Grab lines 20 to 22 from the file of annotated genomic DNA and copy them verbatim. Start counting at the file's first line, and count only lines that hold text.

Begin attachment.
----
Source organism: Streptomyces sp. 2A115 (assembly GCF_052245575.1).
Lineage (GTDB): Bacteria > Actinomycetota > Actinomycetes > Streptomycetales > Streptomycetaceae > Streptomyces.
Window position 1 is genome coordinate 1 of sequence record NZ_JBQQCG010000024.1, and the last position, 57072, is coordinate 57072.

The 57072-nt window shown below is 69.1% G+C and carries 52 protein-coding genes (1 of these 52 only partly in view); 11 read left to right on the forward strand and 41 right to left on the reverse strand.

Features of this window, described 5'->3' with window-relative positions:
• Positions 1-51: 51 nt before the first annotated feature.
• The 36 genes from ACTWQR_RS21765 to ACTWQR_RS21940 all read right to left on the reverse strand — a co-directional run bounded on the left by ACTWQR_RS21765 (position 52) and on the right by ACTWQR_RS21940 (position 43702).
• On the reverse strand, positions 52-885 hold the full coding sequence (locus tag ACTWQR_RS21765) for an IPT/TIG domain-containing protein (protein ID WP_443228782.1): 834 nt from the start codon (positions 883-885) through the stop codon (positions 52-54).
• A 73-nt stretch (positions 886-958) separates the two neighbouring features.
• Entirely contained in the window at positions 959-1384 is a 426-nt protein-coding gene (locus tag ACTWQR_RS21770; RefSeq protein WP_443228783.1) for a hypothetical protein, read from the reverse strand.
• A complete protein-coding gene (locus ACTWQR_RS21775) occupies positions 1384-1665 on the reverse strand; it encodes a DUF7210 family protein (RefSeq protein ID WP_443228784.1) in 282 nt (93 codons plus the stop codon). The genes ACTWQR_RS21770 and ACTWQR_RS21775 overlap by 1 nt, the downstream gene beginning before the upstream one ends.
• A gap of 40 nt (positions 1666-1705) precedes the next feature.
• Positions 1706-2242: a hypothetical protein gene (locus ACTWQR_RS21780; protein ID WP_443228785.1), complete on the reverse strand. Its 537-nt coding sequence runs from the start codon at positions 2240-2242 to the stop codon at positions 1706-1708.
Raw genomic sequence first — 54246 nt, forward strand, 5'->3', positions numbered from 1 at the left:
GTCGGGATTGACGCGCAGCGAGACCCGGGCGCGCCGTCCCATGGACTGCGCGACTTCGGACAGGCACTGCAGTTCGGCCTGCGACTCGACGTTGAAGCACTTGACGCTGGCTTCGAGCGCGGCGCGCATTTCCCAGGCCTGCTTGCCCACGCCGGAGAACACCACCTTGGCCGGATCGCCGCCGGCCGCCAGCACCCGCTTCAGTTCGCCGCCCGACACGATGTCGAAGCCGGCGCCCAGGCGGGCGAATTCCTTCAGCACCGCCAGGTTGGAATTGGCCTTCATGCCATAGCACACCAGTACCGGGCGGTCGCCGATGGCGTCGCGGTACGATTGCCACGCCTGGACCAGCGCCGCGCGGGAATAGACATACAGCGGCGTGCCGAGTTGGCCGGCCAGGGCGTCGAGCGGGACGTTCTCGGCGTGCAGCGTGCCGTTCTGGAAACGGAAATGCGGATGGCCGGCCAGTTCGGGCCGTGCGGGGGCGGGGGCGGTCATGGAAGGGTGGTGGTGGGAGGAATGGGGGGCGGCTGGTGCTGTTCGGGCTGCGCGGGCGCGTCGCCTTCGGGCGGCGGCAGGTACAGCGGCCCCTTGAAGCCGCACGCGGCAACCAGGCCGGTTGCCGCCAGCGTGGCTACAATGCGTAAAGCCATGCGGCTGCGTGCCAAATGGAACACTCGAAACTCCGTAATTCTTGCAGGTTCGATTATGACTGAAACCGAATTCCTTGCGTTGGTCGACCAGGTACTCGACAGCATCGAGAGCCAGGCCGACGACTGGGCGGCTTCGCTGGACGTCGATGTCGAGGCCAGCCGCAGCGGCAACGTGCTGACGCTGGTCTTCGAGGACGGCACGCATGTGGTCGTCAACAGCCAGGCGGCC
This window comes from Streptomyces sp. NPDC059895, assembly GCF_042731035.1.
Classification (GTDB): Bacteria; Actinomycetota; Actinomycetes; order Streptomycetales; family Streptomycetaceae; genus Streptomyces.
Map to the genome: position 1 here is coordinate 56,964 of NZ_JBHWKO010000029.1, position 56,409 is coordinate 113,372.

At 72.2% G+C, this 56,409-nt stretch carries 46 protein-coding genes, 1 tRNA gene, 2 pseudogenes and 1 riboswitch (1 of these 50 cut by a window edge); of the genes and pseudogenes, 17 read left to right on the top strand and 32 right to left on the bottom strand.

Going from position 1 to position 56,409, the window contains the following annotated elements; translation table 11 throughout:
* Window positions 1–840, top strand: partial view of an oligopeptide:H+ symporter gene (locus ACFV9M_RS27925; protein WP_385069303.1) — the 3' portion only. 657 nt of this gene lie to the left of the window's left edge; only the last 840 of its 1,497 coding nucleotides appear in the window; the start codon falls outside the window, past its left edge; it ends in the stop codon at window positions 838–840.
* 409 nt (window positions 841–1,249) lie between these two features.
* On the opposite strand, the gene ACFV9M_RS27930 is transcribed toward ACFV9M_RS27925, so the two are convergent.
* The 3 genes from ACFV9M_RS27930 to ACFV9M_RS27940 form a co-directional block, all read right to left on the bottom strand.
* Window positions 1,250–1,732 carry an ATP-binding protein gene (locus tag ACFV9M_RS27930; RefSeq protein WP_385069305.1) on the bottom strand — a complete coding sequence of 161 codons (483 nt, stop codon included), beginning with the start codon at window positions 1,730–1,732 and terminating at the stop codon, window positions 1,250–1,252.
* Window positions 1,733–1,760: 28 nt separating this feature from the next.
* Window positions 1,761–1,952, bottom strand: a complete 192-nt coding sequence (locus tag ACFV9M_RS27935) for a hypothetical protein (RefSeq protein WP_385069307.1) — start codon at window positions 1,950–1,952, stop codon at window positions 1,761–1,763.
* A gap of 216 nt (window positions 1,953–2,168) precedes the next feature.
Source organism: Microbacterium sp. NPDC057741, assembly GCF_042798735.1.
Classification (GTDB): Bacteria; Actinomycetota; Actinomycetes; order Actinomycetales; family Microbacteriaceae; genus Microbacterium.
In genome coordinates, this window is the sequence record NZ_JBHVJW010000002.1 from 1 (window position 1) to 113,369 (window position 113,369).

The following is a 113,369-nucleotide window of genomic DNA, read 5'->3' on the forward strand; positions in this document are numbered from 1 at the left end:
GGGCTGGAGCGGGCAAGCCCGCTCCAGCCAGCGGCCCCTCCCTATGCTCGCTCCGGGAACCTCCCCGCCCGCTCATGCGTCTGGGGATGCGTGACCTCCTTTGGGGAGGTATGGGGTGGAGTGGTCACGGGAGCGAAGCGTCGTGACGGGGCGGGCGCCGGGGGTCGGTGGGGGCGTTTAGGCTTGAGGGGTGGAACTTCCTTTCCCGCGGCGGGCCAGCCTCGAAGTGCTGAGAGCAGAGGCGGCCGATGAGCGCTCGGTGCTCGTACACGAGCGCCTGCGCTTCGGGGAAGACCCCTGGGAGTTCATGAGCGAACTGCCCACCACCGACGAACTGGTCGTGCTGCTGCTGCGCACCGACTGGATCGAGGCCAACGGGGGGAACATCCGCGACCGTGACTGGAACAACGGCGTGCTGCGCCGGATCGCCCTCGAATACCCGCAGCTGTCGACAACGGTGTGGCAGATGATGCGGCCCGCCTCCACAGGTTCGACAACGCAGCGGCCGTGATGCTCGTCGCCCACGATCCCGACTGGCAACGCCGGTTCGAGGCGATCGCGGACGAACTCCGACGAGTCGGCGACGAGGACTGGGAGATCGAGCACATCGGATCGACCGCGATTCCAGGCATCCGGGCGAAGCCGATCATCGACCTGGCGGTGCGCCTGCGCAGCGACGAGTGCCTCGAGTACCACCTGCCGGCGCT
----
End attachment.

Going from position 1 to position 56,409, the window contains the following annotated elements; translation table 11 throughout:
* Window positions 1–840, top strand: partial view of an oligopeptide:H+ symporter gene (locus ACFV9M_RS27925; protein WP_385069303.1) — the 3' portion only. 657 nt of this gene lie to the left of the window's left edge; only the last 840 of its 1,497 coding nucleotides appear in the window; the start codon falls outside the window, past its left edge; it ends in the stop codon at window positions 838–840.
* 409 nt (window positions 841–1,249) lie between these two features.